Tuesday, May 17, 2011

Ashes to Ashes

Show of hands. Did you watch the launch yesterday morning of the last manned NASA space shuttle, Endeavor? (go in about a minute on that clip and it gets very cool!) If so, on behalf of third grade boys from 1962 everywhere, and Congresswoman Gabrielle Giffords, thank you.

If not, why not? As if it were ever possible to want to grow up to be anything cooler than an astronaut? And now, that dream is over even as we start to speak of Endeavor in the past tense.

I remembered a marvelous piece of mischief from Donovan Leitch, a Dylan disciple who flashed across the pop music horizon a lifetime ago and has since wondered what happened, The Intergalactic Laxative, as I was typing 'third grade boys' because we were rapidly becoming experts on bodily functions. And while it may have been alimentary my dear, Watson for Sherlock Holmes, it was a world of wonder for those of us in Mrs Hilge's 3-B.

As much as I envy our children their youth, and sometimes resent them for having what's in such a limited supply for so many of us, a future, I'd suggest we, the Cold War Kids and the I Like Ike Tykes, were fortunate in what we have lived to see. Look at where we started and what we have--and tell me, in so many ways, we don't have it better than our children, born beyond the Promise Dashed at the shattering of the New Frontier and the shuttering of Camelot.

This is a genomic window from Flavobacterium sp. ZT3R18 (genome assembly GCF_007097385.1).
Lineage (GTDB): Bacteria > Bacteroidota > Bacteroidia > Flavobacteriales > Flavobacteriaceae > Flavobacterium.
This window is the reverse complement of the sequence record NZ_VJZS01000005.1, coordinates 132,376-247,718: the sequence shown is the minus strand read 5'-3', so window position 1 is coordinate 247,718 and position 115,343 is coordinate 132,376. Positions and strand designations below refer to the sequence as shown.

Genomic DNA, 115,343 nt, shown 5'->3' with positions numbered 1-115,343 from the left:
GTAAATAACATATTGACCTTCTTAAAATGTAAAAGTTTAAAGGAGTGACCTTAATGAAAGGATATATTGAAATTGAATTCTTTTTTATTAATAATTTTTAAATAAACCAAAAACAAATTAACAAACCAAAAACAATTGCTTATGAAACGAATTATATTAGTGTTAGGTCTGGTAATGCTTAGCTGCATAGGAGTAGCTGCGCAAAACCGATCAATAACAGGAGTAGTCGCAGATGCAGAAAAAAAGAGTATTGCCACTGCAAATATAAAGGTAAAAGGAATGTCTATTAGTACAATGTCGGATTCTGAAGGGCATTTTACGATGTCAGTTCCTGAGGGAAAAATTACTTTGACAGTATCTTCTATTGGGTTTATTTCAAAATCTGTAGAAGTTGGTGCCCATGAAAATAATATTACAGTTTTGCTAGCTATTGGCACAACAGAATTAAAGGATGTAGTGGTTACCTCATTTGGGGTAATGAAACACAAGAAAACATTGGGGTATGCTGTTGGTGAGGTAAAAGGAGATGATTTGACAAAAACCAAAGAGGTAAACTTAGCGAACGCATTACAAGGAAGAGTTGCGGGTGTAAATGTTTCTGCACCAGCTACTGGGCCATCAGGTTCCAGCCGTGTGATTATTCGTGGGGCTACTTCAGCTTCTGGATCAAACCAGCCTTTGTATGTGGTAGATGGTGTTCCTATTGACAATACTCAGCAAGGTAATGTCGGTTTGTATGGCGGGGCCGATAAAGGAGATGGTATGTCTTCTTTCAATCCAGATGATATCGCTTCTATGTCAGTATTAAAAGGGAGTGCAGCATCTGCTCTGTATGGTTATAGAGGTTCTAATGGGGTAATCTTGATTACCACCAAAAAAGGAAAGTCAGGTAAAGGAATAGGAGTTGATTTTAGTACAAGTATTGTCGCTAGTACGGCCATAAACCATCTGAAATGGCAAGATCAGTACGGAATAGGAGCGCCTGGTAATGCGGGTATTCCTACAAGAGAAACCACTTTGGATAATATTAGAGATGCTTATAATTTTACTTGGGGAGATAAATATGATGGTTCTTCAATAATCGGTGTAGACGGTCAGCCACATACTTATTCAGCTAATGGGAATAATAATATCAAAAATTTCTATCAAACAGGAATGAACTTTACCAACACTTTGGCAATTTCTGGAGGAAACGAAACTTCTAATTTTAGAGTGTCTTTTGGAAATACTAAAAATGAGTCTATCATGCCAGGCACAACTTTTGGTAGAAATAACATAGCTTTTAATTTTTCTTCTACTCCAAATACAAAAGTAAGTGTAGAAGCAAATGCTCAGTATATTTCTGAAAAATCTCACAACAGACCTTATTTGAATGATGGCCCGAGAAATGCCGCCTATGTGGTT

What do our children have, modern miracles and machinery that are part of the scenery? What can they expect, especially in the world and times in which we live. If they're lucky, they'll hang on to what we haven't yet squandered from our parents but they'll never have the unbounded vistas we did.

What has been invented in the decades since we wore short pants and walked to school is so stunning you have to feel the chances of that volume of amazing returning are close to zero. I have little practical advice to offer aside from "stay young and stay high. Hand me my check book and I'll crawl off to die I've seen magic and pain, now I'm recycling trash."

All of what has been weighed against what could, but may never, be, went through my mind yesterday morning at just before 9 AM Eastern Daylight time as I revisited a part of my childhood and watched a genuine rocket ship with swear-to-God astronauts inside lift off into the heavens and, if only for a moment, my spirit soared as its engines roared.

Really shouldn't be surprised, I suppose; going out the way I came in. "Ain't got no money and I ain't got no hair. But I'm hoping to kick, but the planet it's glowing." Sordid details following, with any luck.
-bill kenny


Anonymous said...

Awespme, Bill. Thanks for the ponder.

tom desrosier

dweeb said...

Thanks for stopping by! I hate to be superstitious but the last time you visited, Blogger had a maiframe stroke so I hope you'll use your powers for good...
It's great to hear from you--all the best to you and yours from me and mine.